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Excel: Advanced Formulas and Functions

Excel provides an enormous number of established formulas and assistance in auditing and calculating your data. The primary groupings are financial, logical, text, date and time, lookup and reference, math and trigonometry, statistical, engineering, cube, and file-related information.

## Financial Formulas

Financial functions are probably one of the most commonly used groups. You can calculate payment plans, interest rates, depreciation, and the yield on securities (just to name a few!). Excel simplifies the process by providing fill-in-the-blanks.

The following example returns a loan payment. The lower chart shows the balance if you pay a different amount.

Enter principle, interest and term in the yellow highlighted cells (C1, C3, C4). The PMT formula should refer to these cells and look like this: =PMT(C3/12,C4,C1). Enter the “actual payment” amount in D2.

Copy the following formulas into the table and drag down to populate the table.

- In cell E7 enter "=C1"
- In cell B8 enter "=$D$2"
- In cell C8 enter "=(E7*$C$3)/12"
- In cell D8 enter "=B8-C8"
- In cdll E8 enter "=E7-D8"

## Text Functions

### Concatenate

The concatenate function strings together the contents of a series of cells (text1, text2). The order that you select the cells is the order that they are combined into the resulting cell.

Syntax: CONCATENATE(text1,text2,...)

Shortcut: The symbol “&” can also be used instead of the concatenate function (=A2&B2).

**Example**
The following examples combines fields to create FullName and Address fields.

Cell Formula
C2 = CONCATENATE(A2," ",B2)
*note that [text2] is [quote space quote]*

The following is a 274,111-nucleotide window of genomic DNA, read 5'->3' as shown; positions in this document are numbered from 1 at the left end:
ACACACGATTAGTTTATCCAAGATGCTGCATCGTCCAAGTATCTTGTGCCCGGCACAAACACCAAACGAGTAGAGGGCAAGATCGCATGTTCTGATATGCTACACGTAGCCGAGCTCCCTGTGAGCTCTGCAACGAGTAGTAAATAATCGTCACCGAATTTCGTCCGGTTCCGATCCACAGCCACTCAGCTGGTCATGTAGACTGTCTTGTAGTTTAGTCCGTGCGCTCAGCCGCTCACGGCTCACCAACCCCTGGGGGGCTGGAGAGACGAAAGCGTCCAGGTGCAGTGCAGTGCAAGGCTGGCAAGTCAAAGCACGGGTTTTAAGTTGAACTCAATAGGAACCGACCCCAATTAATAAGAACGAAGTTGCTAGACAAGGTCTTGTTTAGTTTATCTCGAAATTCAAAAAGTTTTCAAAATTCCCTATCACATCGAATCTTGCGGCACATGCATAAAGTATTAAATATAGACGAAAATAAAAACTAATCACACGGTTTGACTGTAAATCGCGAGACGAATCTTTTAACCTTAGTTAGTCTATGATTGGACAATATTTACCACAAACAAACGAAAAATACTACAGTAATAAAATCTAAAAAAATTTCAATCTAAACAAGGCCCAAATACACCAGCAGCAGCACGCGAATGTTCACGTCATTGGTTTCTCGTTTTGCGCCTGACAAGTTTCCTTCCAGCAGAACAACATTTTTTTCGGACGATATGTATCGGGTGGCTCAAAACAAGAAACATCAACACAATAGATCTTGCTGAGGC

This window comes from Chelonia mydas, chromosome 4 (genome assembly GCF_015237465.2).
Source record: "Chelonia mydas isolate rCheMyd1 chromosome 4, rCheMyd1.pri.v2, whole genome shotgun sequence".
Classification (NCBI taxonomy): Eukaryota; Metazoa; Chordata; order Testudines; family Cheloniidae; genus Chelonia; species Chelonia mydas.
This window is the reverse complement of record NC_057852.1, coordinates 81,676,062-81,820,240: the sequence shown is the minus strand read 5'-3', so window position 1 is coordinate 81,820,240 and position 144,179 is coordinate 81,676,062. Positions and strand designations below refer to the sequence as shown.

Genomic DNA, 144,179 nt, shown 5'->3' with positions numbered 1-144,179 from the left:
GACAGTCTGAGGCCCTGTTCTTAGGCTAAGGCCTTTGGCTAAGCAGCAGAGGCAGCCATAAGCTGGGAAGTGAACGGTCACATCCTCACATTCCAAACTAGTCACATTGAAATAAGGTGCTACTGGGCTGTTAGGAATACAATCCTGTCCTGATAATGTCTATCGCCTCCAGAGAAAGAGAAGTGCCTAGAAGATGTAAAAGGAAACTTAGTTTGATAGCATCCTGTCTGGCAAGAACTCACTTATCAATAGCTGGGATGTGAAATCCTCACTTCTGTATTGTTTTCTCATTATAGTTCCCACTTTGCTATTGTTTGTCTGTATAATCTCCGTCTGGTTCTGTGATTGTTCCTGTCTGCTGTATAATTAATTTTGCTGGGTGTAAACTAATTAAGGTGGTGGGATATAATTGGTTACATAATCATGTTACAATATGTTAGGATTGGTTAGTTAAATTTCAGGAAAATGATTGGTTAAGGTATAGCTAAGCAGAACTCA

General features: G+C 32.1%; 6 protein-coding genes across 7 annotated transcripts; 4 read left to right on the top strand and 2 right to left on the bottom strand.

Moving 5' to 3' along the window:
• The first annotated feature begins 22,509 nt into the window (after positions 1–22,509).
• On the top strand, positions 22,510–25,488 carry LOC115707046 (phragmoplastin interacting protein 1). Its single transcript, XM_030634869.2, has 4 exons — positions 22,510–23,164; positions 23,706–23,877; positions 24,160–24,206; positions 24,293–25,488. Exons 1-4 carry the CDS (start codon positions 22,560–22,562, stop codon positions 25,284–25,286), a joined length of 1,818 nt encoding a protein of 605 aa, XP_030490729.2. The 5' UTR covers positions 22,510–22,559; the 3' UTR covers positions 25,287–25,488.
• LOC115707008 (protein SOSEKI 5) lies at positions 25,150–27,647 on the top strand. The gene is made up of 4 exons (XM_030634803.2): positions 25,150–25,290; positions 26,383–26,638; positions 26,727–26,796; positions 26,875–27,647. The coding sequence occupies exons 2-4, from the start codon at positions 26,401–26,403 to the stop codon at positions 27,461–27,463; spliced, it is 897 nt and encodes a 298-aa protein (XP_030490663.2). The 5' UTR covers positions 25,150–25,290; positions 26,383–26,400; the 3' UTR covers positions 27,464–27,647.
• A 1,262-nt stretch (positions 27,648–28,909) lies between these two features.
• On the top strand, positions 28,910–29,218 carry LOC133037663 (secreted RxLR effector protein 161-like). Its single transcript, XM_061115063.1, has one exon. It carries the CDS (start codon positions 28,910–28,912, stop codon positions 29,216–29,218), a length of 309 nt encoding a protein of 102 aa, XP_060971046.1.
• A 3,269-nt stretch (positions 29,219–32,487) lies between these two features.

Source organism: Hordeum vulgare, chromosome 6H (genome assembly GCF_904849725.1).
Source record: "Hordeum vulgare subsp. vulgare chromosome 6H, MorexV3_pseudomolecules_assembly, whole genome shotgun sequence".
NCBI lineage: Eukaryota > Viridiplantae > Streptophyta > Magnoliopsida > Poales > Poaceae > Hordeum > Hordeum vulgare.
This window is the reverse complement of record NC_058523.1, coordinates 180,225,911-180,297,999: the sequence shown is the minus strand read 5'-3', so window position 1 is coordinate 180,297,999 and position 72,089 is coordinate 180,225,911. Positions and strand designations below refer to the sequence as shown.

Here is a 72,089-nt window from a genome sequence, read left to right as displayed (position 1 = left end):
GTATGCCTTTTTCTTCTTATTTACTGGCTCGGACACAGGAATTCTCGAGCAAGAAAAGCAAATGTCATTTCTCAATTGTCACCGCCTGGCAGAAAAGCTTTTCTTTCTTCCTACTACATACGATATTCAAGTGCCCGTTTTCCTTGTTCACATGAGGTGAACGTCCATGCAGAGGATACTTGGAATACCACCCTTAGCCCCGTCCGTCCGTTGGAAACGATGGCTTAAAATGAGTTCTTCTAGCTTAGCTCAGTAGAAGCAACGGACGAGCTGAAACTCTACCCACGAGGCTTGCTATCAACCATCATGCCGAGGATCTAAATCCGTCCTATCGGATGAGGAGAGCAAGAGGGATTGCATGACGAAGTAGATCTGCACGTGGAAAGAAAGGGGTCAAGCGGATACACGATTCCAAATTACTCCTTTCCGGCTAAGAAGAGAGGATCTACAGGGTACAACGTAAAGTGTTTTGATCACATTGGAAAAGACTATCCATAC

G2 = CONCATENATE(E2,”, TX”,F2)
*note that [text2] is [quote comma space TX space quote]*

### Left, Right

LEFT and RIGHT are useful if you wish to remove extra characters from a cell AND if you are able to specify how many characters to remove from the left or right. The formula requires the cell reference (text) and the number of characters to return (num_chars).

MID performs a similar task of returning reduced characters. This function contains 3 qualifiers: cell reference (text), the position of the character where you wish the text to begin (start_num), and the number of characters to return (num_chars).

Syntax: =LEFT(text,num_chars) or RIGHT(text,num_chars)
=MID(text,start_num,num_chars)

**Example**
Cell B2: =LEFT(A2,5)
Cell E2: =MID(A2,1,5)

## Conditional Functions

Conditional functions, like conditional formatting, are great features to help you highlight or manipulate select information based on specified criteria. Excel evaluates the source against the criteria, and returns a value if the logical test is “true” and a different value for “false”. In the same way, Excel will perform a function, like adding or counting, based on the logical test.

- The elements “value_if_true” and “value_if_false” may be a static value or another formula.
- Up to 7 functions may be nested to create some very elaborate tests.
- If, Countif, and Sumif perform the logical test using single criteria.
- Countifs, and Sumifs perform the logical test on a range of cells that meet multiple criteria.

### If